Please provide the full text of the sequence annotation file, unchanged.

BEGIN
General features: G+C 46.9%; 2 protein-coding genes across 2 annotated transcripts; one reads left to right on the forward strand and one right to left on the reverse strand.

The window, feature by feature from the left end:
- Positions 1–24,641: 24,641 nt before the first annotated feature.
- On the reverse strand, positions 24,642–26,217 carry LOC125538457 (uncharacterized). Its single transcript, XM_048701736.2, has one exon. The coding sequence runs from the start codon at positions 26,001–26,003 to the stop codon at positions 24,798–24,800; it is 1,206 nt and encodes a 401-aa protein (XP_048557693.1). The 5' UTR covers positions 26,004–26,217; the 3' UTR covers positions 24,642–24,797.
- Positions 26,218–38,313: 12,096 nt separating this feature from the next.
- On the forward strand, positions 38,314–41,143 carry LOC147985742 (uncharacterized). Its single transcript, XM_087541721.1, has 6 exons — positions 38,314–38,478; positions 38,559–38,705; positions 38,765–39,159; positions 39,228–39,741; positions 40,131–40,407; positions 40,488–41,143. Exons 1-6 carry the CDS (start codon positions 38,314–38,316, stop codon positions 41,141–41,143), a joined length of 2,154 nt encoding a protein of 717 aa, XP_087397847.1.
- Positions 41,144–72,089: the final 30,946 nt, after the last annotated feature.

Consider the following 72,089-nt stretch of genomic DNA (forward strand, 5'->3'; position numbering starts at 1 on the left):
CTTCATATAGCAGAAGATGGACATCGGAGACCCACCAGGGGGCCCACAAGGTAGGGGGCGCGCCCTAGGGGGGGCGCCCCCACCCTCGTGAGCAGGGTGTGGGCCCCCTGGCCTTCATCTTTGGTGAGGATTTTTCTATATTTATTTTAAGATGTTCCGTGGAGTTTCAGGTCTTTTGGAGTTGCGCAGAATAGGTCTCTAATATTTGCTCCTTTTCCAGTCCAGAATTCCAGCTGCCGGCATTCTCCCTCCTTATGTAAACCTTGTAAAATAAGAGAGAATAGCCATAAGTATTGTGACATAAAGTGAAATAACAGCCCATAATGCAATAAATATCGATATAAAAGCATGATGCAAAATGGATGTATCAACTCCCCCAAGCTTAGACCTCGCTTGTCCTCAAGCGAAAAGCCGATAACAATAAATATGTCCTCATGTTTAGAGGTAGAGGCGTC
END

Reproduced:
General features: G+C 46.9%; 2 protein-coding genes across 2 annotated transcripts; one reads left to right on the forward strand and one right to left on the reverse strand.

The window, feature by feature from the left end:
- Positions 1–24,641: 24,641 nt before the first annotated feature.
- On the reverse strand, positions 24,642–26,217 carry LOC125538457 (uncharacterized). Its single transcript, XM_048701736.2, has one exon. The coding sequence runs from the start codon at positions 26,001–26,003 to the stop codon at positions 24,798–24,800; it is 1,206 nt and encodes a 401-aa protein (XP_048557693.1). The 5' UTR covers positions 26,004–26,217; the 3' UTR covers positions 24,642–24,797.
- Positions 26,218–38,313: 12,096 nt separating this feature from the next.
- On the forward strand, positions 38,314–41,143 carry LOC147985742 (uncharacterized). Its single transcript, XM_087541721.1, has 6 exons — positions 38,314–38,478; positions 38,559–38,705; positions 38,765–39,159; positions 39,228–39,741; positions 40,131–40,407; positions 40,488–41,143. Exons 1-6 carry the CDS (start codon positions 38,314–38,316, stop codon positions 41,141–41,143), a joined length of 2,154 nt encoding a protein of 717 aa, XP_087397847.1.
- Positions 41,144–72,089: the final 30,946 nt, after the last annotated feature.

Consider the following 72,089-nt stretch of genomic DNA (forward strand, 5'->3'; position numbering starts at 1 on the left):
CTTCATATAGCAGAAGATGGACATCGGAGACCCACCAGGGGGCCCACAAGGTAGGGGGCGCGCCCTAGGGGGGGCGCCCCCACCCTCGTGAGCAGGGTGTGGGCCCCCTGGCCTTCATCTTTGGTGAGGATTTTTCTATATTTATTTTAAGATGTTCCGTGGAGTTTCAGGTCTTTTGGAGTTGCGCAGAATAGGTCTCTAATATTTGCTCCTTTTCCAGTCCAGAATTCCAGCTGCCGGCATTCTCCCTCCTTATGTAAACCTTGTAAAATAAGAGAGAATAGCCATAAGTATTGTGACATAAAGTGAAATAACAGCCCATAATGCAATAAATATCGATATAAAAGCATGATGCAAAATGGATGTATCAACTCCCCCAAGCTTAGACCTCGCTTGTCCTCAAGCGAAAAGCCGATAACAATAAATATGTCCTCATGTTTAGAGGTAGAGGCGTC